ESA Policy News September 16: Organizations request sequestration relief, Court blocks bee-killing insecticide, Nominations sought for NSF award
Sep16

ESA Policy News September 16: Organizations request sequestration relief, Court blocks bee-killing insecticide, Nominations sought for NSF award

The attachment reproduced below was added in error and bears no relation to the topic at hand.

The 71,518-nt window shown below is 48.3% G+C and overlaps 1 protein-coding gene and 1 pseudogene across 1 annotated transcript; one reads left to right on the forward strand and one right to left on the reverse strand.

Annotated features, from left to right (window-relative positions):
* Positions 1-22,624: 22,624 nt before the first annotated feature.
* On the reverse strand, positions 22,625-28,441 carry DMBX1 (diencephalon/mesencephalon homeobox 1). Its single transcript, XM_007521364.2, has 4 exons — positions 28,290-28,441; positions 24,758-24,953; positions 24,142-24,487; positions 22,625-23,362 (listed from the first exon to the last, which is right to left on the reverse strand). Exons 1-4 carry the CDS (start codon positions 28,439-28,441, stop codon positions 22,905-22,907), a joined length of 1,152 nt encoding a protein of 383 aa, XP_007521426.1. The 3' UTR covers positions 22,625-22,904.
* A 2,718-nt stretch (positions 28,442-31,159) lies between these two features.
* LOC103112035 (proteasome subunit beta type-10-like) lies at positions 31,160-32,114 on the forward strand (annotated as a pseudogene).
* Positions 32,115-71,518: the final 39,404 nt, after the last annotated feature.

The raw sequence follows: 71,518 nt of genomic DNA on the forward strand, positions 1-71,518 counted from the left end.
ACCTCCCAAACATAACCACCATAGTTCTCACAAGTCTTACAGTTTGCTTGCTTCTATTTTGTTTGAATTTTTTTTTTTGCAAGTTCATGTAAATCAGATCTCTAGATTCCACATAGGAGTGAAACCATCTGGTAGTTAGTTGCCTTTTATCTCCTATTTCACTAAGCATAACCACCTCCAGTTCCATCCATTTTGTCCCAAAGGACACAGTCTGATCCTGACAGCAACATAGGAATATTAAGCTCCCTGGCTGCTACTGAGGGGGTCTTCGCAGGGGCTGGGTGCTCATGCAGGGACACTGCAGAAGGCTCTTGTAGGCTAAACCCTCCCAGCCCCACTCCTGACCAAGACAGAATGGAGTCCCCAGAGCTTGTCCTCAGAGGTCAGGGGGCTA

Here are some highlights from the latest ESA Policy News by Policy Analyst Terence Houston. Read the full Policy News here. BUDGET: ESA JOINS ORGANIZATIONAL LETTER REQUESTING SEQUESTRATION RELIEF The Ecological Society of America was among 2,500 national, state and local organizations that signed a letter to Members of Congress requesting that they work to replace sequestration with a more balanced approach to deficit reduction. The letter comes as Congress debates how to continue funding federal agencies beyond the current fiscal year, which ends Sept. 30, 2015. Republicans, who control both the House and Senate for the first time since 2006, have put forward Fiscal Year (FY) 2016 appropriations bills that have adhered to the spending constraints set in place by the Budget Control Act of 2011 (P.L. 112-25). In Dec. 2013, the House and Senate Budget Committee Chairs Paul Ryan (R-WI) and Patty Murray (D-WA) in that year were able to work out a short-term deficit reduction agreement that provided spending increases for overall discretionary spending and prevented sequestration from taking effect in FY 2014 and 2015. Congress will need to enact a new deficit reduction agreement for FY 2016 and beyond in order to raise the caps on spending above those set by the Budget Control Act of 2011. Click here to view the organizational letter. FOREIGN AFFAIRS: ECOLOGICAL SOCIETIES URGE CLIMATE ACTION AT PARIS CONFERENCE The Ecological Society of America joined with a dozen ecological societies in issuing a joint statement requesting that the countries meeting at this year’s United Nations climate conference in Paris take decisive steps to deter the effects of global climate change. “Given that an important cause of these changes is the impact of people on the climate, the Presidents urge the Parties meeting in Paris in December during the 21st Conference of the Parties (COP21) of the United Nations Climate Change Conferences, to take the decisive steps urgently needed to prevent a 2°C rise in average global temperatures as recommended by the Intergovernmental Panel on Climate Change (IPCC),” reads the statement. “This is very likely the last decade when it will be possible to achieve this together and to establish a global legacy of a healthy planet for generations to come.” Click here to view the full statement. WILDFIRES: AGENCY HEADS URGE CONGRESS TO REALLOCATE SUPPRESSION EXPENSES The Secretaries for the US Department of Agriculture (USDA) and US Department of Interior (DOI), and the Director of the Office of Management and Budget sent a letter to Congress this week requesting that lawmakers fix the way wildfire expenses are allocated on order for the agencies to better invest in forest and rangeland restoration efforts....